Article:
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NC State celebrates 70 years of nuclear engineering education
An early picture of the research reactor building on the North Carolina State University campus. The Department of Nuclear Engineering is celebrating the 70th anniversary of its nuclear engineering curriculum in 2020–2021. Photo: North Carolina State University
The Department of Nuclear Engineering at North Carolina State University has spent the 2020–2021 academic year celebrating the 70th anniversary of its becoming the first U.S. university to establish a nuclear engineering curriculum. It started in 1950, when Clifford Beck, then of Oak Ridge, Tenn., obtained support from NC State’s dean of engineering, Harold Lampe, to build the nation’s first university nuclear reactor and, in conjunction, establish an educational curriculum dedicated to nuclear engineering.
The department, host to the 2021 ANS Virtual Student Conference, scheduled for April 8–10, now features 23 tenure/tenure-track faculty and three research faculty members. “What a journey for the first nuclear engineering curriculum in the nation,” said Kostadin Ivanov, professor and department head.
Roger L. Martz
Nuclear Technology | Volume 180 | Number 3 | December 2012 | Pages 316-335
Technical Paper | Special Issue on the Initial Release of MCNP6 / Radiation Transport and Protection | dx.doi.org/10.13182/NT12-A15347
Articles are hosted by Taylor and Francis Online.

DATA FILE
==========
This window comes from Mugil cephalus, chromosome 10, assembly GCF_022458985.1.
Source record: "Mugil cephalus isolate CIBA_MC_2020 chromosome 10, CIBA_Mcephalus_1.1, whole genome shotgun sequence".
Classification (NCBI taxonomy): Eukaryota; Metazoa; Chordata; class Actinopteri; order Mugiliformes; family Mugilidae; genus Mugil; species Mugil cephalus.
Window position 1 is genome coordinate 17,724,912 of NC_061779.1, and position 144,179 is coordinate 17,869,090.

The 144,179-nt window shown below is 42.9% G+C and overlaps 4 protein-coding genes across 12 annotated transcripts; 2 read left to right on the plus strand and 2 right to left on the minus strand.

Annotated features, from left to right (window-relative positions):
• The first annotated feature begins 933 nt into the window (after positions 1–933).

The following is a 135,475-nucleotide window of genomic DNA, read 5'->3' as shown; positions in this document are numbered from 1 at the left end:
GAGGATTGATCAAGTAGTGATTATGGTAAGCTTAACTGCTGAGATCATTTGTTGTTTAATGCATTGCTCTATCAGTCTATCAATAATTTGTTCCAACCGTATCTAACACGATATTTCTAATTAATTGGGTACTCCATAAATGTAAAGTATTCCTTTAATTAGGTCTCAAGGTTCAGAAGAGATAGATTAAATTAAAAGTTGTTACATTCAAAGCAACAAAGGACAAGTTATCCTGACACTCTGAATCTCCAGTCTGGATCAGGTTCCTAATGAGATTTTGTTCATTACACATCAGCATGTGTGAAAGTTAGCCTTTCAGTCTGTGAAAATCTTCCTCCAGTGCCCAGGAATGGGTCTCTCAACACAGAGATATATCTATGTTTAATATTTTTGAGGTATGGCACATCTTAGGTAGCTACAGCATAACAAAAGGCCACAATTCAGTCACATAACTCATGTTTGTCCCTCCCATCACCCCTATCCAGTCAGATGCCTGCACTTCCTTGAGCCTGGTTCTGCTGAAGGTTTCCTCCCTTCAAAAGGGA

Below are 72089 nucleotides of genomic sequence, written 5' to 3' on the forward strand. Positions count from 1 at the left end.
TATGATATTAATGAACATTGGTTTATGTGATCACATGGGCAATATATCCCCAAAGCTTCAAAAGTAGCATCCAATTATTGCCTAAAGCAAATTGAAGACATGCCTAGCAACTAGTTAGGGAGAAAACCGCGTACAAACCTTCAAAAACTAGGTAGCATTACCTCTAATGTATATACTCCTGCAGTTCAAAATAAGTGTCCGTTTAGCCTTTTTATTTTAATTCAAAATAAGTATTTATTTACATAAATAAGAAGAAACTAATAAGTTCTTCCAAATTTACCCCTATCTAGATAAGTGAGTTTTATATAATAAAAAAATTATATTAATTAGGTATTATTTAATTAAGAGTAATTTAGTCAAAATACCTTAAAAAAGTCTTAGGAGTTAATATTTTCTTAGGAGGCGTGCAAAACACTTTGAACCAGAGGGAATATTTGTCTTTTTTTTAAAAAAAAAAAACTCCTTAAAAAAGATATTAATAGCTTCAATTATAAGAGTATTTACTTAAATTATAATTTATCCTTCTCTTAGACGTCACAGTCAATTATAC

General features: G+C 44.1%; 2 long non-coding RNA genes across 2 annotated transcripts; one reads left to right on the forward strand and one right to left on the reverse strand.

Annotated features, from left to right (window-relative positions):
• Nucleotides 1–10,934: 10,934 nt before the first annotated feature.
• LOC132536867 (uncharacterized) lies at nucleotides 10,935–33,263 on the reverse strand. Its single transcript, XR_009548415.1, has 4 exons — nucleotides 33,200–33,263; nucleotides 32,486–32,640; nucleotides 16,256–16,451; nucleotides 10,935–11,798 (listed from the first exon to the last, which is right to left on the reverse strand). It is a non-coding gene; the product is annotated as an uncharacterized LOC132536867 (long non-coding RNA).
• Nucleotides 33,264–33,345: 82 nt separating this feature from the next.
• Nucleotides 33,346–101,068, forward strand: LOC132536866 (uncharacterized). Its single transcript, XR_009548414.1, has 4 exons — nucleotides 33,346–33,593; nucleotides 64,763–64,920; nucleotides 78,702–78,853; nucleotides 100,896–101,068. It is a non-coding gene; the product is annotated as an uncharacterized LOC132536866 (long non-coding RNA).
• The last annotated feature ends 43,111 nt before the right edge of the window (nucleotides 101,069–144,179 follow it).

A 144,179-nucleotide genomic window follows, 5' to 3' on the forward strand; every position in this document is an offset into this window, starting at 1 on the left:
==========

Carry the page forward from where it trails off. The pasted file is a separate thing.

Los Alamos National Laboratory Monte Carlo N-Particle transport code (MCNP) Version 6 (MCNP6) has been extended to include a new capability that permits tracking of neutrons and photons on an unstructured mesh that is embedded as a mesh universe within its constructive solid geometry capability. The mesh geometry is created through Abaqus/CAE using its solid modeling capabilities. MCNP transport results are calculated for mesh elements using a path length estimator while element-to-element tracking is performed on the mesh. The results from MCNP6 can be exported to Abaqus/CAE for visualization or other physics analysis. Three geometrically simple benchmark experiments were analyzed: Godiva, Osaka nickel sphere, and fusion neutron source vanadium cube. Computer run time is proportional to the number of mesh elements, element order, and element type specified in the input. Good agreement of our MCNP6 results with the measured neutron leakage for the nickel sphere and the measured neutron and gamma spectra from the vanadium assembly was observed.